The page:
I have. My dad is a physicist so I guess it runs in the family. I grew up loving math and physics. I knew I wanted a science related career, I just didn’t know exactly what I wanted to do. At UCLA I studied chemical engineering and had a minor in bioengineering. After graduation, I attended Boston University where I focused on bioengineering and pharmacology. I fell in love with chemistry and knew I wanted to teach, so I completed my Masters at Penn State in Educational Technology.
How did you find your way to Roanoke?
My husband, Will, and I knew we wanted to move out of Boston. Will’s mother lived near Roanoke when Will was a child, and he spent his summers here. He was very fond of the area and thought it would be a good place to raise a family. I applied at schools all over the Roanoke Valley, and one day Paul Stellato called me for a phone interview. At the time I was pregnant with Matthew. A few weeks later, on the day Matthew was born, Tim Seeley called to set up a time for me to come interview in person. I came to Roanoke exactly one month later and was offered the job.
What science classes do you teach?
When I started at North Cross I actually taught chemistry and geometry, but now I only teach science related classes. I teach chemistry, AP Chemistry, and usually a science elective. Currently the elective is Forensics. Next year I am teaching a Science, Technology, Art, and Design class that will incorporate lab techniques and data analysis. It is based on our partnership with Virginia Tech and will continue to grow our STEM-D offerings.
What do you envision for the future of the STEM-D program at North Cross?
I would love to see a program that parallels the global studies program. We already have wonderful offerings in math and science that include honors, APs, and specialized electives; but I’m excited to see that continue to grow. As I mentioned before, there will be more STEM-D classes next year in addition to more computer science classes. It is amazing what the global studies program has accomplished in just a few years, and I know the same will be true for STEM-D.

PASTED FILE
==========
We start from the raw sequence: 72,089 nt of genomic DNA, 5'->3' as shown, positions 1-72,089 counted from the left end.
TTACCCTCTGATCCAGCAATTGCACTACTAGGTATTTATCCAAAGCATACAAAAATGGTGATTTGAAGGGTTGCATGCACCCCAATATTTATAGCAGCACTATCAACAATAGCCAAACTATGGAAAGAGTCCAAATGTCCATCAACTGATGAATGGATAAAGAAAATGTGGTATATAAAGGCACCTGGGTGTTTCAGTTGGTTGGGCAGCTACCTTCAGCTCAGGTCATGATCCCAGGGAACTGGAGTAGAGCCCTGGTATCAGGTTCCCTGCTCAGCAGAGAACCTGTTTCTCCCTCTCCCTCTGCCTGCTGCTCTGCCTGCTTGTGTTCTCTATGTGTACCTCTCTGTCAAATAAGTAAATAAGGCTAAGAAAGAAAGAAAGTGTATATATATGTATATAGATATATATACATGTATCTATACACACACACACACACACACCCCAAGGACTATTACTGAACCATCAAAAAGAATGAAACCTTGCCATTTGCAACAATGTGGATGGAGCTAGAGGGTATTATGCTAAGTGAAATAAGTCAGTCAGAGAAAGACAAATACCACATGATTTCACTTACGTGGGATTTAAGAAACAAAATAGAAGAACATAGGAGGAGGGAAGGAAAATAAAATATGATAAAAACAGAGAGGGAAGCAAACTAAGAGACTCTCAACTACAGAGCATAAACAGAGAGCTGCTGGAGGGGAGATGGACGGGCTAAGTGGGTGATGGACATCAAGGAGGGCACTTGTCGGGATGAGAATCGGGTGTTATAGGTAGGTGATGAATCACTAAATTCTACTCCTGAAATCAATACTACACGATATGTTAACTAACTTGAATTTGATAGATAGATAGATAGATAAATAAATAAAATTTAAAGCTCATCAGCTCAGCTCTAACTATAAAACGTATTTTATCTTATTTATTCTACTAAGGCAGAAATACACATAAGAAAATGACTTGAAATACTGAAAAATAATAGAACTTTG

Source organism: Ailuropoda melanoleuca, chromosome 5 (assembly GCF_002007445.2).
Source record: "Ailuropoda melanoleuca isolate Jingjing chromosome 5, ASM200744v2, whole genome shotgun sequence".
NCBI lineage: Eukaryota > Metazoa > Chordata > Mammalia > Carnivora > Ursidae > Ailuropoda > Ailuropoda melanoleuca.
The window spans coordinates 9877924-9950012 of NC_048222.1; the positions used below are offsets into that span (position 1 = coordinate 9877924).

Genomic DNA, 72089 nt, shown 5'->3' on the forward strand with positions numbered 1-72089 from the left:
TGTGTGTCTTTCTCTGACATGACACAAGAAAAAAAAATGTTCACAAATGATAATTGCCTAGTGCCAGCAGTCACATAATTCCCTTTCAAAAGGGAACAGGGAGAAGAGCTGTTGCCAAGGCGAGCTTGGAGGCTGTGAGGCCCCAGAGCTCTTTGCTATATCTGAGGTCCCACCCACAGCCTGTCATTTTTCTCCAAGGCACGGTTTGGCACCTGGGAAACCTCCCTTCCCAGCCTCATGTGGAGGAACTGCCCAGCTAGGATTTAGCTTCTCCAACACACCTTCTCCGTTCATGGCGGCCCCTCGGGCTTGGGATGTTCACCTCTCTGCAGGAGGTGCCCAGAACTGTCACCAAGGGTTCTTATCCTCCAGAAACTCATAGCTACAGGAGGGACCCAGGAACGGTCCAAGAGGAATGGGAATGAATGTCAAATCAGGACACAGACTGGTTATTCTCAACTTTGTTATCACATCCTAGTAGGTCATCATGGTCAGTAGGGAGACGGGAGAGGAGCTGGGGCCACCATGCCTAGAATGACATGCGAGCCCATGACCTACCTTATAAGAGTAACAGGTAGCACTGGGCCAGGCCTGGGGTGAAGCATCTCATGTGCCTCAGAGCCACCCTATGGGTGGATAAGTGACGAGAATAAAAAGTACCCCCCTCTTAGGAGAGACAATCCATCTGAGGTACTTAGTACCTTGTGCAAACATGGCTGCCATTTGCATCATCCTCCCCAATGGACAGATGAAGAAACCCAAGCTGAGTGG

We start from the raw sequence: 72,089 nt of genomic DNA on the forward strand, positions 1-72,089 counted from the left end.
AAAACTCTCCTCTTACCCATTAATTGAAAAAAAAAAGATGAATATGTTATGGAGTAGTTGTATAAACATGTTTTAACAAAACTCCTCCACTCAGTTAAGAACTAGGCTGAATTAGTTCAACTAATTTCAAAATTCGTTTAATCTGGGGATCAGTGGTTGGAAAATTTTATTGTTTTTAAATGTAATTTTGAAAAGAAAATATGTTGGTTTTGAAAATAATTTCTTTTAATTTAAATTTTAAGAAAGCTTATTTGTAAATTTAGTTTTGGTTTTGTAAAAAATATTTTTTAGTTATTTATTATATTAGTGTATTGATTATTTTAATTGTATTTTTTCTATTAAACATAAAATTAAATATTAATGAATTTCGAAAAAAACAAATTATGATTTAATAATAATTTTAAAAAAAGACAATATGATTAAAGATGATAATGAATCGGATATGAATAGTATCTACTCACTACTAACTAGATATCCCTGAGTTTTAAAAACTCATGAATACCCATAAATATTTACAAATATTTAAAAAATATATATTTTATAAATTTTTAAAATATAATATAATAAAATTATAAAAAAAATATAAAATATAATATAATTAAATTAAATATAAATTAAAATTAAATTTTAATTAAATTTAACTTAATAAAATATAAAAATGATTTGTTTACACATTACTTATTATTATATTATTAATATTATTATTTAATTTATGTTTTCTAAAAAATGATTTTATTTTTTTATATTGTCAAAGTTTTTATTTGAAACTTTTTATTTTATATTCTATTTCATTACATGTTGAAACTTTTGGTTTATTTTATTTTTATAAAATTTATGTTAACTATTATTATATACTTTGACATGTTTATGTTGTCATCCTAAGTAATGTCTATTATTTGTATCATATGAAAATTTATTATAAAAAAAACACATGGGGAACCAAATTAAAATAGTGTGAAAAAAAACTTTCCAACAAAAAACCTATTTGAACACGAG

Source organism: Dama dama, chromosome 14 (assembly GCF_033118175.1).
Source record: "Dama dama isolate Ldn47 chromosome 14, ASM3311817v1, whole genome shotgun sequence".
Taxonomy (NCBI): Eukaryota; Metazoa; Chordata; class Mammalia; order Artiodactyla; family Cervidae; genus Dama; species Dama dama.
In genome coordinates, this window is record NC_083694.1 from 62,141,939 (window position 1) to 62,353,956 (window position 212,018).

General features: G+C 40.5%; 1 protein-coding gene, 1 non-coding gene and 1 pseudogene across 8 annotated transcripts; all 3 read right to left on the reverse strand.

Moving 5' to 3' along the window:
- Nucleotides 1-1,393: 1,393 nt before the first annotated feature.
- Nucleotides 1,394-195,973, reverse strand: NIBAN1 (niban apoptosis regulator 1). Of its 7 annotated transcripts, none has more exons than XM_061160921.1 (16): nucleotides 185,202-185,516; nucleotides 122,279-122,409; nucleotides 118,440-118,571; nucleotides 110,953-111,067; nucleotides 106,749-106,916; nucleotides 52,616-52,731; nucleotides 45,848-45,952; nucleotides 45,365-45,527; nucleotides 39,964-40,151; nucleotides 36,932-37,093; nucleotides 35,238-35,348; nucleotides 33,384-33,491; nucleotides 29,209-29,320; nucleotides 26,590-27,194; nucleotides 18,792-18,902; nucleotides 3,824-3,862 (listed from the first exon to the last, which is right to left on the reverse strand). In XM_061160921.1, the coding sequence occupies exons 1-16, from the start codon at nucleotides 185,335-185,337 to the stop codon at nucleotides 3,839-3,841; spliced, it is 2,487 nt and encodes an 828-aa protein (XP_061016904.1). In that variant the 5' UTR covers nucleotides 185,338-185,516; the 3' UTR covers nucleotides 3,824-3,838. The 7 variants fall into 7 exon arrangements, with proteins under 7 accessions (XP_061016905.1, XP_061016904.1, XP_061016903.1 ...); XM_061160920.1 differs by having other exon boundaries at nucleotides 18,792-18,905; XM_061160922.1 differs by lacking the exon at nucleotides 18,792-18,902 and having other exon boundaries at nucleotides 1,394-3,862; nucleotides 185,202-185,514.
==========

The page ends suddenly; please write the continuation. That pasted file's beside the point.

I heard you have a “flipped classroom”. What exactly does that mean?
Yes, I studied the concept in graduate school and started it with my classes a few years ago. My regular and honors chemistry classes are taught in a flipped classroom which really allows me to focus on every student individually. The concept is based on mastery learning. The students watch lectures at home and do problems and labs in the classroom. Once an individual student masters a concept they move on to the next. I have found that a majority of students actually do better with this model; it allows the best students to truly excel and allows me to focus more on those that need extra help with the approach that best helps them learn.
What do you enjoy most about working at North Cross?
I love that I have an opportunity to build relationships with each of my students. My classes average 10-15 students so I get more one-on-one time with them which gives me a really good idea of where they are and what they need; they get more personalized teaching. I also love how personal the school is as a whole. When I’m teaching I know I can focus on my students and know that my kids, Matt ’23 and Abby ’16, are taken care of. The lower school teachers are really good about keeping me informed, and I try to do the same with my students; there is great communication within our community.